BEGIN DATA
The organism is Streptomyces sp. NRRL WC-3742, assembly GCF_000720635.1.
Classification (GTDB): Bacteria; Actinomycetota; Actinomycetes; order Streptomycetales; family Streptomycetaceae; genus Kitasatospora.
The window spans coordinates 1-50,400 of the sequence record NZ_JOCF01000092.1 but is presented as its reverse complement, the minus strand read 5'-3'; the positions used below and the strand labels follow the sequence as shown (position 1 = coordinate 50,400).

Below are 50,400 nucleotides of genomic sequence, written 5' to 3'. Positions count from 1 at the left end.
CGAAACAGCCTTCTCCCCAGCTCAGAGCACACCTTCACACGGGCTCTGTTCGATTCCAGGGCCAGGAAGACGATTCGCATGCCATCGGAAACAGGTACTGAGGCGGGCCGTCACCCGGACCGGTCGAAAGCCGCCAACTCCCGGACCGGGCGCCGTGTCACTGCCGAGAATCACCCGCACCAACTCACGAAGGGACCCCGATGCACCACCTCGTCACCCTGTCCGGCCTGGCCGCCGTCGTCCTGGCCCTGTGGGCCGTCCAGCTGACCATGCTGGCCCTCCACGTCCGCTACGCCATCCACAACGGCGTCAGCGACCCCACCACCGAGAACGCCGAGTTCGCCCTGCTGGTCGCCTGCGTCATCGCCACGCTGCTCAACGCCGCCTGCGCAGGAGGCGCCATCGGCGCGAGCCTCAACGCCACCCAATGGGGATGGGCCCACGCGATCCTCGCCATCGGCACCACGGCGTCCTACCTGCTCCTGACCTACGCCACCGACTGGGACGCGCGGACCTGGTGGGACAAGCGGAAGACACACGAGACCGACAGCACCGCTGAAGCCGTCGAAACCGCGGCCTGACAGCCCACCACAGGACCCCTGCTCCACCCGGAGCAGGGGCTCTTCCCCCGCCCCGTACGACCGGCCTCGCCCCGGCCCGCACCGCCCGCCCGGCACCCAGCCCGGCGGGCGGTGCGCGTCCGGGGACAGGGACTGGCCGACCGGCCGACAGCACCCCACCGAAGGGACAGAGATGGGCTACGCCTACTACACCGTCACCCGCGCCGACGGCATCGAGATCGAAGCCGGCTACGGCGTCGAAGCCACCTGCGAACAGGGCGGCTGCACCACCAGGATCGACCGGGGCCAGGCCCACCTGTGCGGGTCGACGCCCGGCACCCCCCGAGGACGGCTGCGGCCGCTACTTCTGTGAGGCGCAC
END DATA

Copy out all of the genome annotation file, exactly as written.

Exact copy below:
The organism is Streptomyces sp. NRRL WC-3742, assembly GCF_000720635.1.
Classification (GTDB): Bacteria; Actinomycetota; Actinomycetes; order Streptomycetales; family Streptomycetaceae; genus Kitasatospora.
The window spans coordinates 1-50,400 of the sequence record NZ_JOCF01000092.1 but is presented as its reverse complement, the minus strand read 5'-3'; the positions used below and the strand labels follow the sequence as shown (position 1 = coordinate 50,400).

Below are 50,400 nucleotides of genomic sequence, written 5' to 3'. Positions count from 1 at the left end.
CGAAACAGCCTTCTCCCCAGCTCAGAGCACACCTTCACACGGGCTCTGTTCGATTCCAGGGCCAGGAAGACGATTCGCATGCCATCGGAAACAGGTACTGAGGCGGGCCGTCACCCGGACCGGTCGAAAGCCGCCAACTCCCGGACCGGGCGCCGTGTCACTGCCGAGAATCACCCGCACCAACTCACGAAGGGACCCCGATGCACCACCTCGTCACCCTGTCCGGCCTGGCCGCCGTCGTCCTGGCCCTGTGGGCCGTCCAGCTGACCATGCTGGCCCTCCACGTCCGCTACGCCATCCACAACGGCGTCAGCGACCCCACCACCGAGAACGCCGAGTTCGCCCTGCTGGTCGCCTGCGTCATCGCCACGCTGCTCAACGCCGCCTGCGCAGGAGGCGCCATCGGCGCGAGCCTCAACGCCACCCAATGGGGATGGGCCCACGCGATCCTCGCCATCGGCACCACGGCGTCCTACCTGCTCCTGACCTACGCCACCGACTGGGACGCGCGGACCTGGTGGGACAAGCGGAAGACACACGAGACCGACAGCACCGCTGAAGCCGTCGAAACCGCGGCCTGACAGCCCACCACAGGACCCCTGCTCCACCCGGAGCAGGGGCTCTTCCCCCGCCCCGTACGACCGGCCTCGCCCCGGCCCGCACCGCCCGCCCGGCACCCAGCCCGGCGGGCGGTGCGCGTCCGGGGACAGGGACTGGCCGACCGGCCGACAGCACCCCACCGAAGGGACAGAGATGGGCTACGCCTACTACACCGTCACCCGCGCCGACGGCATCGAGATCGAAGCCGGCTACGGCGTCGAAGCCACCTGCGAACAGGGCGGCTGCACCACCAGGATCGACCGGGGCCAGGCCCACCTGTGCGGGTCGACGCCCGGCACCCCCCGAGGACGGCTGCGGCCGCTACTTCTGTGAGGCGCAC